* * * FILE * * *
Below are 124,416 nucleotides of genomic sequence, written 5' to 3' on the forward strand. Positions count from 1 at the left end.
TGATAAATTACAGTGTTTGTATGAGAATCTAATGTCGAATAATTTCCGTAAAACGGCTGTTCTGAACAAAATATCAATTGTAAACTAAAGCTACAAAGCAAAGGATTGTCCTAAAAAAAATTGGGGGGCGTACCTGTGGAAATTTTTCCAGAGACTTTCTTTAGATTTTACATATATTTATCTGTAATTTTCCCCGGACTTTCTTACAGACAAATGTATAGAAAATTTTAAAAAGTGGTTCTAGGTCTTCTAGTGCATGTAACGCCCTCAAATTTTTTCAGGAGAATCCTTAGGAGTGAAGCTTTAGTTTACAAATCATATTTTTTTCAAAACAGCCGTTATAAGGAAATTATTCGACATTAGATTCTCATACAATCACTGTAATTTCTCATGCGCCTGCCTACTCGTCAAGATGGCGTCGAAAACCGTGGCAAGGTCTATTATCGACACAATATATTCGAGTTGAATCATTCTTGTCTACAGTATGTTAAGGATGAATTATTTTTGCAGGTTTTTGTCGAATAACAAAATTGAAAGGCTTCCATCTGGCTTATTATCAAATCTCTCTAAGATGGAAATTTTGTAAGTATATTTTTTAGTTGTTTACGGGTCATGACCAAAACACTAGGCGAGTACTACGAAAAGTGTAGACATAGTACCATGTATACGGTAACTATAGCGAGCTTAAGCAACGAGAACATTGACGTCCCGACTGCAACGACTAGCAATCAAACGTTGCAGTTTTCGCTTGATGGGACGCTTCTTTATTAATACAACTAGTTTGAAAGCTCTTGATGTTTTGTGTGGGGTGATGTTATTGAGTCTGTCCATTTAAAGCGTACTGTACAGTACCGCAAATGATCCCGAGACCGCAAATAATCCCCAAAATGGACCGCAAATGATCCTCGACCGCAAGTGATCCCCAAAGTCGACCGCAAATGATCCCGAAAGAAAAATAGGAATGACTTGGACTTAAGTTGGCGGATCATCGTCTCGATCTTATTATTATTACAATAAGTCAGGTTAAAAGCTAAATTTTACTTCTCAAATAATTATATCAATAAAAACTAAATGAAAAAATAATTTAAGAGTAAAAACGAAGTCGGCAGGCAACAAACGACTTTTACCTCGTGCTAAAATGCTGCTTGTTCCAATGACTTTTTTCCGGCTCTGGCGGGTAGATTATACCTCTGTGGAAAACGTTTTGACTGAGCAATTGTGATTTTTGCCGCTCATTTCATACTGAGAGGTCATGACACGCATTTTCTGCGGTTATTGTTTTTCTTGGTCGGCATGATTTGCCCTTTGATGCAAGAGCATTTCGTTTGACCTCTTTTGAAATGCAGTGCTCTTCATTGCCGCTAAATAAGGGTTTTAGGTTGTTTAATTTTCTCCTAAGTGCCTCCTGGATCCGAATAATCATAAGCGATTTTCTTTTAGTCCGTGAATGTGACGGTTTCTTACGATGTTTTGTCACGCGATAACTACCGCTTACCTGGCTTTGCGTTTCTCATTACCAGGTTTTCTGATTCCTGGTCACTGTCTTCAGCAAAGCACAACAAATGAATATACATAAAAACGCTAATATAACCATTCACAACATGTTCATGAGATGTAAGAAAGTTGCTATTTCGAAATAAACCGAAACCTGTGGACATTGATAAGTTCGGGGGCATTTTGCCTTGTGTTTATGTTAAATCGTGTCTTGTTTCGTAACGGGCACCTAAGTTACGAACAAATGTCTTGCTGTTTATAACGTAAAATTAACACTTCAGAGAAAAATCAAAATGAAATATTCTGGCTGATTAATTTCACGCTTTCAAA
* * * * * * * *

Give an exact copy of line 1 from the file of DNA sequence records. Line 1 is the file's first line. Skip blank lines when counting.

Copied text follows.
Below are 124,416 nucleotides of genomic sequence, written 5' to 3' on the forward strand. Positions count from 1 at the left end.